The great spaghetti sauce taste test
Today’s post is a slight diversion. Usually I find interesting foods that I’ve never cooked and figure out what to do with them, but this time I couldn’t have found a food that’s more boring. Today I’ll be talking about dried spaghetti with pre-made sauce. It’s my husband’s specialty.
You see, I was left with no choice but to hijack my blog because I needed to use it to settle an argument with my husband that has been going on for far too long. I know that when you hear the details you’ll sympathize (with me and not him, of course) and will forgive me that you’re not reading about me making pickled salamander brains with rhubarb or something today instead. I’ll get back to that in a few days, I promise, as long as rhubarb is still in season.
But back to the argument. Once a week my husband watches our kids so that I can have, “mommy’s night out.” I go around the corner to be all by myself – I sit at the loser table at our local pub, order food that I didn’t have to cook myself, drink two beers, read things on my phone, write on my computer until I’m pretty sure I won’t have to put the kids to sleep, and then I make my way home. Mommy’s night out is a heavenly oasis of sanity in a noisy life, and I’m very grateful that my husband supports me by kid-watching on his own, I really am. But here comes the argument part.
As most moms would (being quite sexist, but talking majority here), I have to prepare for my relaxation. The three things that my husband can cook that won’t make my kids throw up are spaghetti, shepherd’s pie, and frozen chicken cordon bleus. During the day I make sure we’re armed with the components to make one of these so that I don’t come home to a family that’s died of starvation, but when the provisions are spaghetti, Phil complains. He wants me to buy the $4 sauce in a jar rather than the $2 sauce in a can, even though I’m convinced that they’re all basically the same, except for the sexy glass jar that some 21-year-old marketing genius has decided will be the meal ticket that will bring in twice the revenues to the sauce division. The same theory applies to apple juice, FYI. Don’t let those grocery sheisters cheat you, my friends. Hands in my pocket all day long.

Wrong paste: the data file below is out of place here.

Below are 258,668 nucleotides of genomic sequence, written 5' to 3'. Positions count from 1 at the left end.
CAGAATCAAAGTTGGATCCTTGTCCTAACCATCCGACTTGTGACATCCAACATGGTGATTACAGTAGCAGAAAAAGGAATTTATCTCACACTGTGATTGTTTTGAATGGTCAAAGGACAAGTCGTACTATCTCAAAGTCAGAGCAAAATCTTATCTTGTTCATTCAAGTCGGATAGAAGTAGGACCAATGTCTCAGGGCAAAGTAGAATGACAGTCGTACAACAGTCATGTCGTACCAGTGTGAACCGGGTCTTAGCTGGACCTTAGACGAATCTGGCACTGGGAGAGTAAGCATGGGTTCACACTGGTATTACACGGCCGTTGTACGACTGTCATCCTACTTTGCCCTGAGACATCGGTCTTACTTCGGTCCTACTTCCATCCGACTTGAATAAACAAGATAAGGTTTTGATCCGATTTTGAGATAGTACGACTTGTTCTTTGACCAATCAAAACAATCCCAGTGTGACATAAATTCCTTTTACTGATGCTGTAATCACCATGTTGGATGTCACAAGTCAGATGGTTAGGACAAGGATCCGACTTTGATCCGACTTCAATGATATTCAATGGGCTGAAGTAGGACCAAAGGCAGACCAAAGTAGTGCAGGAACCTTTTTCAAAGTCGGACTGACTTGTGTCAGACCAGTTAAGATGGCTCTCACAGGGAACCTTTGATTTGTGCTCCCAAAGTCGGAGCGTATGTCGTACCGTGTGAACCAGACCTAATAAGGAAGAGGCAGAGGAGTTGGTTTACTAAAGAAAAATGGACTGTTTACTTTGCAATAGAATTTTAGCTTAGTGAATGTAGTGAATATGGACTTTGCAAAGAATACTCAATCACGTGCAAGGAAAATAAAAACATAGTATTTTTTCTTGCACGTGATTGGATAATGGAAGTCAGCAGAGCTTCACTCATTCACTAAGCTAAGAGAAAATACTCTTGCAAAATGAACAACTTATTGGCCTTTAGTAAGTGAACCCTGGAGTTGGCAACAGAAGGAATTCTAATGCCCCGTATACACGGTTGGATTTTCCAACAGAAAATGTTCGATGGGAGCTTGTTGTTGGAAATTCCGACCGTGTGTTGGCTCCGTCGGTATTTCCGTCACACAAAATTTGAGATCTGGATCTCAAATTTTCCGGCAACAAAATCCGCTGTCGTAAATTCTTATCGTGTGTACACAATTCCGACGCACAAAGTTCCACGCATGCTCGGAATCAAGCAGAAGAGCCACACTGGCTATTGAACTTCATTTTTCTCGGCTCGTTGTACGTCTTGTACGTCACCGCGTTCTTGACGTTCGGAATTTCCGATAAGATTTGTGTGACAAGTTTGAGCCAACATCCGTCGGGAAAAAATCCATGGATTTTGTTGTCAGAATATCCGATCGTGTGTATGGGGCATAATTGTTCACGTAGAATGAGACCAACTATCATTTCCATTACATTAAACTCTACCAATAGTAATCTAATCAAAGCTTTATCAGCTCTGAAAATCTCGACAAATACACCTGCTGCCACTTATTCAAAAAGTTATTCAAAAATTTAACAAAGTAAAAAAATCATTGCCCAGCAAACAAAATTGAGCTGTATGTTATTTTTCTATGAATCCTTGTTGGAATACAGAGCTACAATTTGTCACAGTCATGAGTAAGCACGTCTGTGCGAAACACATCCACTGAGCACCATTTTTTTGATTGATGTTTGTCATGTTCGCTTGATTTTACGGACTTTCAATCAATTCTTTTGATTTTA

So I told Phil that we’d do a blind sauce taste test (which none of those marketing geniuses are smart enough to be paying me for, by the way). When he saw that I was actually going to do it he started pre-excusing his inevitable fallibility, saying how it’s hard to differentiate when things are side by side, and trying to see the list where I had written down which bowl was which, but when a wife wants to be right and also has an educational background in neuroscience, she can go to great lengths to elude her husband to make sure that her experiment meets the requirements of the scientific method.
And so with no further ado, here are the sauces I chose. I did math to match the volumes so that prices would be comparable. I know that I didn’t match the sauce flavours exactly between brands, but I said I studied science, not that I got As.
The Jamie Oliver sauce was most expensive at what would be $8.11 for 650mL of it, although it comes in a 400mL portion. It was highest in fat (almost 7x the lowest competitor!) but lowest in sodium. I never would have bought this one if not for the experiment, although I adore Jamie Oliver – I’m just far too “friendly with the dollar.”
And now for the cheapies and the husband complaints. The Ragu worked out to $2.83 which was cheaper, but still in a hot glass bottle. Slightly higher in fat and sodium than the low end.
And what I often feed him, good old Primo at $1.90. Low fat, but highest sodium.
And the other favourite of mine, Hunts, also at $1.90 and with low fat, but with the next highest sodium.
Here is a poorly lit picture of all of the contenders…
Ta dah! We were both right. Doesn’t that just suck? Phil’s two immediate favourites were the Jamie Oliver and the Hunts, although as he kept tasting he said that the Classico and Antico were good too. He’ll deny that this was true though, because after he saw which bowl was which he said he liked the Classico best which is what he’s always encouraging me to buy. He reluctantly still liked the Hunts, but says I shouldn’t buy it because of the high sodium, and I reluctantly agree.
My favourite was the Jamie Oliver sauce which was far different from the others, having a beautifully chunky consistency and significantly more flavour, although also requiring significantly more coinage and having significantly more fat.
My five-year-old daughter wants me to tell you that she had to spit out the Antico and the Ragu, calling them “hatable.” I agree with her on the Ragu, which had a watery consistency and was the least favoured by all of us. Phil and I both disliked the Primo when it was compared directly with the other choices.
My two-year-old son kept spooning himself the Hunts out of the can, so it was clear what his favourite was.
And so, the winners are…
Classico Tomato & Basil if you’re health conscious and want a nice tasting sauce. At least you get a fully functioning Mason jar with it that you can use for something else afterward, even though you have to pay twice what the canned sauces cost.
Hunts Thick & Rich Original if you want something very cheap and tasty and your blood pressure can handle the salt.
Jamie Oliver Red Onion & Rosemary if you are wealthy and a true foodie who wants a homemade-ish gourmet type sauce.
And to all of the foodies reading this who are about to comment saying, “I have the best recipe ever, just come on over to my blog and make it yourself because it’s healthier….” Sorry, I love all of you, but that defeats the purpose of mommy’s night out. I promise I’ll do that when I make spaghetti for them the day after daddy’s made spaghetti for them.